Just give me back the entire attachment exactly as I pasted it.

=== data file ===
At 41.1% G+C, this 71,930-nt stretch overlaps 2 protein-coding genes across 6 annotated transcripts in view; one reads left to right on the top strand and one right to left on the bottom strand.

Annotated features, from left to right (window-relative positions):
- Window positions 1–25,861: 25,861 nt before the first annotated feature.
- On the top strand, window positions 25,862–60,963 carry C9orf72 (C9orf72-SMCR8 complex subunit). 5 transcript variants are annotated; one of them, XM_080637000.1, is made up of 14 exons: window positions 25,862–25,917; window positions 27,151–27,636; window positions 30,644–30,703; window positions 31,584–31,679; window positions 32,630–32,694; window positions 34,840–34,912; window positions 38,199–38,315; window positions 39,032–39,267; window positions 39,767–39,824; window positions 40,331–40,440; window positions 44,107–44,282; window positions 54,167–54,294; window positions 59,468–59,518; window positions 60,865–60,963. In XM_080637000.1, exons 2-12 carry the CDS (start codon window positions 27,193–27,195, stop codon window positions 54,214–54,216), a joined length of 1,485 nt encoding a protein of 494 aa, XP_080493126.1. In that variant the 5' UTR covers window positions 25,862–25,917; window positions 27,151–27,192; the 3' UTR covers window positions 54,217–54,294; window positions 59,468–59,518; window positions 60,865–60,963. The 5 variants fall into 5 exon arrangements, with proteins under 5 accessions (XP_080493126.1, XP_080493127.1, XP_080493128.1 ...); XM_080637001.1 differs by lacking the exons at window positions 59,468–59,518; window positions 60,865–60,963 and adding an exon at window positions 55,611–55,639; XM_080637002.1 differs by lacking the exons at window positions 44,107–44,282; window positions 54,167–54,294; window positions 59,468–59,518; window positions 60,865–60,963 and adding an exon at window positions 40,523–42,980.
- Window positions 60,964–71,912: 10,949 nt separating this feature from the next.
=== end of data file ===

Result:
At 41.1% G+C, this 71,930-nt stretch overlaps 2 protein-coding genes across 6 annotated transcripts in view; one reads left to right on the top strand and one right to left on the bottom strand.

Annotated features, from left to right (window-relative positions):
- Window positions 1–25,861: 25,861 nt before the first annotated feature.
- On the top strand, window positions 25,862–60,963 carry C9orf72 (C9orf72-SMCR8 complex subunit). 5 transcript variants are annotated; one of them, XM_080637000.1, is made up of 14 exons: window positions 25,862–25,917; window positions 27,151–27,636; window positions 30,644–30,703; window positions 31,584–31,679; window positions 32,630–32,694; window positions 34,840–34,912; window positions 38,199–38,315; window positions 39,032–39,267; window positions 39,767–39,824; window positions 40,331–40,440; window positions 44,107–44,282; window positions 54,167–54,294; window positions 59,468–59,518; window positions 60,865–60,963. In XM_080637000.1, exons 2-12 carry the CDS (start codon window positions 27,193–27,195, stop codon window positions 54,214–54,216), a joined length of 1,485 nt encoding a protein of 494 aa, XP_080493126.1. In that variant the 5' UTR covers window positions 25,862–25,917; window positions 27,151–27,192; the 3' UTR covers window positions 54,217–54,294; window positions 59,468–59,518; window positions 60,865–60,963. The 5 variants fall into 5 exon arrangements, with proteins under 5 accessions (XP_080493126.1, XP_080493127.1, XP_080493128.1 ...); XM_080637001.1 differs by lacking the exons at window positions 59,468–59,518; window positions 60,865–60,963 and adding an exon at window positions 55,611–55,639; XM_080637002.1 differs by lacking the exons at window positions 44,107–44,282; window positions 54,167–54,294; window positions 59,468–59,518; window positions 60,865–60,963 and adding an exon at window positions 40,523–42,980.
- Window positions 60,964–71,912: 10,949 nt separating this feature from the next.